McLuhan’s The Gutenberg Galaxy: The Making of Typographic Man, like this essay makes references to William Blake in relation to new media theory and his mantra “the medium is the message” from Understanding New Media has been taken up by media scholars of all kinds. Manovich, in “New Media from Borges to HTML,” defines new media as a computer based art form to be realized in the concept of the computer installation. Engelbart’s “Augmenting Human Intellect: A Conceptual Framework” contains a discussion of the author’s experiments with memex notecards, comparable to Benjamins’ concept in his famous quotation regarding the replacement of the book by filing systems as cited earlier. Through his experiment, Engelbart demonstrates how one might construct an argument through the construction of a filing system that “made up for the pitifully sparse possibilities available for symbol structuring in printed text.” (Engelbart 108).  Sutherland’s “Sketchpad: A Man-Machine Graphical Communication System” includes a similar discussion of the graphic interface as a new form of conversation and Brennan responds to Sutherland by ascribing the concept of “backchannels, or secondary speech in human/human communication” (394-395) to what goes on beneath the graphic interface in the form of technical code.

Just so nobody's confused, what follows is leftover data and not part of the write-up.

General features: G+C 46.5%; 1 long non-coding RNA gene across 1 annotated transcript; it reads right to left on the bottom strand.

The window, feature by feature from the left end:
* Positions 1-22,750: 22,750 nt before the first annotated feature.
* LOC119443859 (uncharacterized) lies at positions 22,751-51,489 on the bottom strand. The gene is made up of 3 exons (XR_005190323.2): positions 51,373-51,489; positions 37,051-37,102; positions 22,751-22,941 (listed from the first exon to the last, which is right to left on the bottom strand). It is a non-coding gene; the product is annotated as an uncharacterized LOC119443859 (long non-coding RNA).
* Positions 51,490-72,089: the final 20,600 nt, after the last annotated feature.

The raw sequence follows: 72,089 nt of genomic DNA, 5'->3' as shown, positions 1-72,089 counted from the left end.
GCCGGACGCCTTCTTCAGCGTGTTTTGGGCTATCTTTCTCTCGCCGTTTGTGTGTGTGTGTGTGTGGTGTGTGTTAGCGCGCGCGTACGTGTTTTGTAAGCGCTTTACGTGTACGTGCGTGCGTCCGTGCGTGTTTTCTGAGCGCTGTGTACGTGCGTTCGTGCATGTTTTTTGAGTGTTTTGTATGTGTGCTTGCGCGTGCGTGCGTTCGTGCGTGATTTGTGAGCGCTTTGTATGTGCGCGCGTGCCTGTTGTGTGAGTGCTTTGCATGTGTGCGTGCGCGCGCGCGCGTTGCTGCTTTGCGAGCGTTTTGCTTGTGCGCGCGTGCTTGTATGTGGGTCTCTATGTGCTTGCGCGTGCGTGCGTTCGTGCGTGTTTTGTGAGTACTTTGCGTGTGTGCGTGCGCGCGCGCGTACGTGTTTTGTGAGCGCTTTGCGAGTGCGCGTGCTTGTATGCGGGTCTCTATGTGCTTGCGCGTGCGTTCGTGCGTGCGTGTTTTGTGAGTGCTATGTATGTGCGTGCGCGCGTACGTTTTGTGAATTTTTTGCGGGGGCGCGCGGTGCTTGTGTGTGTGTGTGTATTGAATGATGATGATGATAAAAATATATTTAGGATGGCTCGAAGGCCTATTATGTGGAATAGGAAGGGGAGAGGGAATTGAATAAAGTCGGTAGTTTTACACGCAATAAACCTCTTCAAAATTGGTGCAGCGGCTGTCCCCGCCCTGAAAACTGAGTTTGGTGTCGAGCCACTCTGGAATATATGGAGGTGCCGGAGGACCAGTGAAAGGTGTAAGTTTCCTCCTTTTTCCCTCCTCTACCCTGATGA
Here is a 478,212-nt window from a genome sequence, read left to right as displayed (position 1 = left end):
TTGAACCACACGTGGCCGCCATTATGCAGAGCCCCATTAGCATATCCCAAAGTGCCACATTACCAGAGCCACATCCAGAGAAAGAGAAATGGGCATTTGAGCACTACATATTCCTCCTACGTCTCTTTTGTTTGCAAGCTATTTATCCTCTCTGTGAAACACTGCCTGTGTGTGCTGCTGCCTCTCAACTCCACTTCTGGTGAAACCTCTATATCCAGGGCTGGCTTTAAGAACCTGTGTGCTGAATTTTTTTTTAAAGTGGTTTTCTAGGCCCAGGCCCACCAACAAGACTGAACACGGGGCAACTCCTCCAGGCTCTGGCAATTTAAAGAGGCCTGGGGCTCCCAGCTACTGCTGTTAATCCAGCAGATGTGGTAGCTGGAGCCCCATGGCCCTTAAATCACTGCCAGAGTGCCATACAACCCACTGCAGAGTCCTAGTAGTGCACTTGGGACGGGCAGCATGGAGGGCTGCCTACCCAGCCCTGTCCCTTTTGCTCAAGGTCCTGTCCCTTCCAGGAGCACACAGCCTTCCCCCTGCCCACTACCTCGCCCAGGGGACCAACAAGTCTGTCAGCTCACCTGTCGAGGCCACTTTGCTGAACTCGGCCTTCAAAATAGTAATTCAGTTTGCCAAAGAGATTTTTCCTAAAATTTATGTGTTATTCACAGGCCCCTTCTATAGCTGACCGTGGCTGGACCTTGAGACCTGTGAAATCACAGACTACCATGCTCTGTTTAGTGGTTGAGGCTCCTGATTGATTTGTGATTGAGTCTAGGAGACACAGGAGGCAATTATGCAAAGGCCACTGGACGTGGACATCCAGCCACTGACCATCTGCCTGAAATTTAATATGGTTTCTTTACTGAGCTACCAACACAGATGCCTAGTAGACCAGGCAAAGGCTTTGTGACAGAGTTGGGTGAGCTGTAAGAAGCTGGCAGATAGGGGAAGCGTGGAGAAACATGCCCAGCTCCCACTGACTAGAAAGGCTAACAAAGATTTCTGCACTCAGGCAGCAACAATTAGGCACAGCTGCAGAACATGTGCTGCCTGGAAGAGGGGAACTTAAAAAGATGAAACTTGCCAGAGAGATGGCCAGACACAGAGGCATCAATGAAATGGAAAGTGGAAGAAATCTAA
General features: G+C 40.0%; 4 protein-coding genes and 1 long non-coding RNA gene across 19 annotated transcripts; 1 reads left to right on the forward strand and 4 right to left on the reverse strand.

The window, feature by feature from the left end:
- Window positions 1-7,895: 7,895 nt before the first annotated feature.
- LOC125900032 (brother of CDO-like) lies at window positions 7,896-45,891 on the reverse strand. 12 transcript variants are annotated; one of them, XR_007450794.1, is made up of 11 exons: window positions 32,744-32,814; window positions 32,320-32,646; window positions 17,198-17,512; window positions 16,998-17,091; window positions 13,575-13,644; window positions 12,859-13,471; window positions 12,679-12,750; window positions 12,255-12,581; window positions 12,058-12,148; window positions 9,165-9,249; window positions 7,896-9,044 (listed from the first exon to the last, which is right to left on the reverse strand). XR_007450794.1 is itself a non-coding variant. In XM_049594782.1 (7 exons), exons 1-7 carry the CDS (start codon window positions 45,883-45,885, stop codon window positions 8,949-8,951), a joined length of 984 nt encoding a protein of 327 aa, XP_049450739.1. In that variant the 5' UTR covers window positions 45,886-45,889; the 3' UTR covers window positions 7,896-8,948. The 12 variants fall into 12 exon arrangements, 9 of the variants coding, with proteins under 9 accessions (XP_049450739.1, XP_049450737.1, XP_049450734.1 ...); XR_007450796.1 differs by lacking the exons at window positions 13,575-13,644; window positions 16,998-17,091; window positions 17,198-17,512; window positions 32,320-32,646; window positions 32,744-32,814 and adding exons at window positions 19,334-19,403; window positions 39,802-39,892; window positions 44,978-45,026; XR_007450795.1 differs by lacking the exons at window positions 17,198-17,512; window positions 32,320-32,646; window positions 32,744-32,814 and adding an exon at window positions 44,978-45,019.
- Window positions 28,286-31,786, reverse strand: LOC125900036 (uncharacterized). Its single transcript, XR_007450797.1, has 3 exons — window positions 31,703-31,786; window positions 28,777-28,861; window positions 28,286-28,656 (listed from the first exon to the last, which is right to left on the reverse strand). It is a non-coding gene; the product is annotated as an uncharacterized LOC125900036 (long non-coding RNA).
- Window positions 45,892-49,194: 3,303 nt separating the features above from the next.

Needless to say what used to be an off-shoot of compositional studies has been replaced by a rapidly growing new discipline of scholarship.  This summary limits its survey specifically to monumental figures in the study of hypertext and a sample of investigations that are directly linked to Benjamin studies.  Needless to say, Benjamin has become a central figure to this emerging discipline.